Linked by Eugenia Loli on Mon 10th Oct 2011 19:55 UTC
Graphics, User Interfaces Within the last few days we read the news about Apple's Siri AI personal assistant, and about a brain implant that lets monkeys control virtual limps & feel virtual objects. I believe that if someone is to also combine a few more technologies (e.g. high-res eyeware, appropriate operating system changes), we will be looking at the next user interface revolution, after the inventions of the computer mouse and touch interfaces.
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RE[2]: Not holography
by zima on Tue 11th Oct 2011 09:50 UTC in reply to "RE: Not holography"
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Main point was - don't call it holographic, don't reinforce such usage, don't waste the "holography" term by using it on some pop-cultural contraptions of, probably, ever dubious practicality. The term is much more specific, and at the same time might very well give something much (figuratively) bigger, nicer, broader than limited visions of directors or visual effects artists would suggest.

But also don't dismiss it so readily. Few points:

Remember, a good proper holographic display, if it also tracks viewers (comparatively trivial, relative to its other advances), could easily display completely different thing to each and every pair of eyes looking at it, that is just its inherent property.
(those constraints of "imposed imagination", ultimately limited one - vs. actually "applied" one, on the basis of how the world, science, etc. are - that I mentioned)

If some promising paths prove fruitful (possibly, say, applications of graphene and their implications), decent holographic displays could as well end up covering almost everything, at least in places with any notable ("valuable"? ;/ ) human concentrations and where they would likely look. And/or they could have the physical form of, essentially, wallpaper.*
Yes, to you (or to me for that matter) that would seem "crazy" and insanely wasteful - but, consider how people living just few short centuries ago would think the very same thing about covering whole facades with something so valuable as glass (especially one so incredibly translucent and smooth!), or aluminium and such.
Heck, "glass houses" were used less than a mere century ago in one locally notable novel ( )
as an idea, symbol representing unrealistic dreams of perfect place. Now look around you perfect place in sight, glass houses everywhere. ;)

And that's only when touching on physical in-setting screens.

Because, see, what you don't realize is that there would be most likely a major technological overlap between such good holographic displays and ...good eye-displays. They are not so separate as they appear, able to use fundamentally similar technology in their quest to be any good.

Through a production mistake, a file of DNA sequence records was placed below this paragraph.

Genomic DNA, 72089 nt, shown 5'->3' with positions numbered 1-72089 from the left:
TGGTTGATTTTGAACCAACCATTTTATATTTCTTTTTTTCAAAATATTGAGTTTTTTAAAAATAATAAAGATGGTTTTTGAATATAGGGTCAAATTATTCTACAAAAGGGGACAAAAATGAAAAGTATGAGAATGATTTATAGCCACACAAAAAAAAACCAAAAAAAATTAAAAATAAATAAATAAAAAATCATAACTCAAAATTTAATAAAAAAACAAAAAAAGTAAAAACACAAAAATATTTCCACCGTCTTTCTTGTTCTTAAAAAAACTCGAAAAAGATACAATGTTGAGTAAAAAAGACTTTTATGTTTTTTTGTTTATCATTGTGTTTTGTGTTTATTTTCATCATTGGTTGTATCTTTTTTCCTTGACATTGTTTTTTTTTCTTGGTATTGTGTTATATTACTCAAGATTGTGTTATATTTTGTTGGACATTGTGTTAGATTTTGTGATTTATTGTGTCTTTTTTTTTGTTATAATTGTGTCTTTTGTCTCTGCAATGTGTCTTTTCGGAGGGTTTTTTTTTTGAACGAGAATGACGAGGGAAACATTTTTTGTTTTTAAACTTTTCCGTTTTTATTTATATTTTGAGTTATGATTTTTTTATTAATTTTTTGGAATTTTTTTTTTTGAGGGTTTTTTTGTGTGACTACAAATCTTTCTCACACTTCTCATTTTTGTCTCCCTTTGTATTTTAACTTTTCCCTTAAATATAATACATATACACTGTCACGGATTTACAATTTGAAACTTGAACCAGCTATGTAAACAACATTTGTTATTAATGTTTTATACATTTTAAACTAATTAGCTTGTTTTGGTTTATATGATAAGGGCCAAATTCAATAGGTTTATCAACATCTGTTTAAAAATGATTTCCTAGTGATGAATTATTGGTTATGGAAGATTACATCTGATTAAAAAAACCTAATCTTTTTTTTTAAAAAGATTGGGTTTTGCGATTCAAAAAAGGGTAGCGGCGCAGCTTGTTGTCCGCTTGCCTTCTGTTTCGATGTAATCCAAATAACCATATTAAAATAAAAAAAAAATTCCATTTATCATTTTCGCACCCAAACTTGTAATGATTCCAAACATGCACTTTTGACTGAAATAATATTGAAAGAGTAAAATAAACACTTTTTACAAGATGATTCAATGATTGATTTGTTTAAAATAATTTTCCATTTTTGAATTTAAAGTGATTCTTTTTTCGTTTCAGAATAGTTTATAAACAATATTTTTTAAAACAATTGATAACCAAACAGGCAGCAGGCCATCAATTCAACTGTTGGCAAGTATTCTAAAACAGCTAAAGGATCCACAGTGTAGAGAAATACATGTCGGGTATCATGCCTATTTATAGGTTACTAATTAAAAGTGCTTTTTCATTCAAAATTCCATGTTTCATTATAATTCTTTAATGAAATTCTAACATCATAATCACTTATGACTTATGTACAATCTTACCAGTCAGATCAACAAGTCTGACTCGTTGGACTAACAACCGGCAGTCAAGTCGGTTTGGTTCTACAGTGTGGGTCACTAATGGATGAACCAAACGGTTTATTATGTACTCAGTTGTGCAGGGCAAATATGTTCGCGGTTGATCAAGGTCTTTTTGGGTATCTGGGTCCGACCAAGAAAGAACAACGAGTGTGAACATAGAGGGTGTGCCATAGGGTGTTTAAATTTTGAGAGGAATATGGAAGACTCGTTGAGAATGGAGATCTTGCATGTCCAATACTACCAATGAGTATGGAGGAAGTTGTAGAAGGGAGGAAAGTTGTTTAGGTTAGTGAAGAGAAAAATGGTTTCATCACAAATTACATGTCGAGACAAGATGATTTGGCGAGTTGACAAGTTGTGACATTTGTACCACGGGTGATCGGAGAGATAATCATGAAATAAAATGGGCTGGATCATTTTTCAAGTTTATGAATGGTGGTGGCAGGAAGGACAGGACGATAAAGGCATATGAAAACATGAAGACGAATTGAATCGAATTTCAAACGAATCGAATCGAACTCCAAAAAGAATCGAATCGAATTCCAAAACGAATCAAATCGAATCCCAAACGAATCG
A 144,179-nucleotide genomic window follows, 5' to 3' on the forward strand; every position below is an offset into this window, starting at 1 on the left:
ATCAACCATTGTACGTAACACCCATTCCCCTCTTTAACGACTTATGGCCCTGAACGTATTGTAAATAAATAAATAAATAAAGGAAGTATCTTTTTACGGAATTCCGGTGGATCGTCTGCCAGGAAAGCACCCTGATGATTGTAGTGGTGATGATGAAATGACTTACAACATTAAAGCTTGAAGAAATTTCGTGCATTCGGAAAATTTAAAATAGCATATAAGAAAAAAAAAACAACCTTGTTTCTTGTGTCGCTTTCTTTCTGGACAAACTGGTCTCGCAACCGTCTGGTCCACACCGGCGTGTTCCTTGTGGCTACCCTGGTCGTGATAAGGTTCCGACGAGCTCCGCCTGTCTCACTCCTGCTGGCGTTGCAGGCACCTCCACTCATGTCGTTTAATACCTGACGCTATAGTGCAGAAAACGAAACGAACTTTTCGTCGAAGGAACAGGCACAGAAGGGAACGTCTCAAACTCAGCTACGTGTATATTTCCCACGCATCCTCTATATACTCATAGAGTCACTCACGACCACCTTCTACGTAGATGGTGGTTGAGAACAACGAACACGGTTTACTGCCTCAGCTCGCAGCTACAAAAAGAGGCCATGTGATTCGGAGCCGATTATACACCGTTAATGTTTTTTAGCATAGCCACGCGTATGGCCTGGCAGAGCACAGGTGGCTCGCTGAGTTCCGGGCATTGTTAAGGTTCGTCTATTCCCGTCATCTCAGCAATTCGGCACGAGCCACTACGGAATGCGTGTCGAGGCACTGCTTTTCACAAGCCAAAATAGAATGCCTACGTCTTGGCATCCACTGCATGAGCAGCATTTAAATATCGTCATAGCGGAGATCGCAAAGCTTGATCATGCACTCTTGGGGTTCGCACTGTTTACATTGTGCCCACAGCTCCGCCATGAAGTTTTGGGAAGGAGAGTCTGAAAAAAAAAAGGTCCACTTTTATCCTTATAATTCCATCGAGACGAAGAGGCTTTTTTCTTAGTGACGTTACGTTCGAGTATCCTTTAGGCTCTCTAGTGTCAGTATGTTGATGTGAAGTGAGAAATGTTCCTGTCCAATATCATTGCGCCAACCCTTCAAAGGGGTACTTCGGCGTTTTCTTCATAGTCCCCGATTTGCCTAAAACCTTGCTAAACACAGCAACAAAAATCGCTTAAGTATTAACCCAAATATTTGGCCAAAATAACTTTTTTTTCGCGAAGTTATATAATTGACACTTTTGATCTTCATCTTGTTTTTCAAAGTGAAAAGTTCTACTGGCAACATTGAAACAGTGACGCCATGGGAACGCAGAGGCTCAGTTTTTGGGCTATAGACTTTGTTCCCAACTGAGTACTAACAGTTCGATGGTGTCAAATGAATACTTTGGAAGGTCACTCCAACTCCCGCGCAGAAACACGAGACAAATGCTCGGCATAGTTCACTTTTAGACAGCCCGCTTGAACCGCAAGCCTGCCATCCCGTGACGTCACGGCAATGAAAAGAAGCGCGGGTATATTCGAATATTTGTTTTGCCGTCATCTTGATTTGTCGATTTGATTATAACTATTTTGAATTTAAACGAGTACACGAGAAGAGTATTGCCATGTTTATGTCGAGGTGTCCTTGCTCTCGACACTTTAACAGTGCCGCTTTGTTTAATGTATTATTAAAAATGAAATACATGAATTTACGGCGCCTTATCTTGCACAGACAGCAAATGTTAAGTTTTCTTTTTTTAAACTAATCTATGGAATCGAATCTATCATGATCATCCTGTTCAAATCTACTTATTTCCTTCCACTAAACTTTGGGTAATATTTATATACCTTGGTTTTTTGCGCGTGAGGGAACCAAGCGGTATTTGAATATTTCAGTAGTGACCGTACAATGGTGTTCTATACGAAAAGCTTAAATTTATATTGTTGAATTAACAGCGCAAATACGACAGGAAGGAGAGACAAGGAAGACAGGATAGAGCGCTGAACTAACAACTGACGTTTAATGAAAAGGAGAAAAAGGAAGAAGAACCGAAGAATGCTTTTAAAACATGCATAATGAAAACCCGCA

What present eye-screens seem mostly "good" for - if they don't have optical systems making their size, weight & price not trivial - is giving people headaches.

However: the "substrate" required for good holographic screens basically would be also a perfect optical system (for the wavelengths larger than its "pixels", at least). You could possibly, perhaps, even hack a "wallpaper display" and reconfigure it (via ~firmware!) into something acting as & easily rivalling (being perfect optically) some tediously laboured lenses or mirrors in best telescopes.
That's also something which would be very helpful in good eye-screen (the other approach which seems promising is a direct laser projection on the retina, though possibly with more "schematic" graphics - but that's OK, since it will most likely be practical much sooner)

Generally, unspecific fantasies (how would it work, roughly, while doing it good?) are not ingenuity. Too often they are closer to wishy-washy visions which miss both the issues of what they propose, and many upcoming opportunities in somewhat different approaches.
We don't "waste" glasses for anything (good), not at this point.
(but BTW, I do have a related small & silly pet project on hold / waiting for some basically already "here" technology... but that's all I'm saying now! ;> )

*Best of all, if covering the inside walls, imagine: it could easily seem like every room has great view ;) ;) Also when it doesn't actually have any windows! ;) (say, in some monolithic mega-unit to find housing space for massive overpopulation ;) ). More, each of the occupants could have the view they prefer (as long as all scenes comparable lighting, I imagine; otherwise it would probably often lead to weird mood mix in the room), even "back to nature" - for example, looking like an open tent inside of a forest ;) (yeah, probably more depressing if anything; but perhaps it points to implications of another hypothetical major advancement way further down the line - if we would "augment" our bodies with some forms of technology allowing us to not care about cold, rain, elements overall, what difference do the walls make?)

"especially if someone has to carry lights"?

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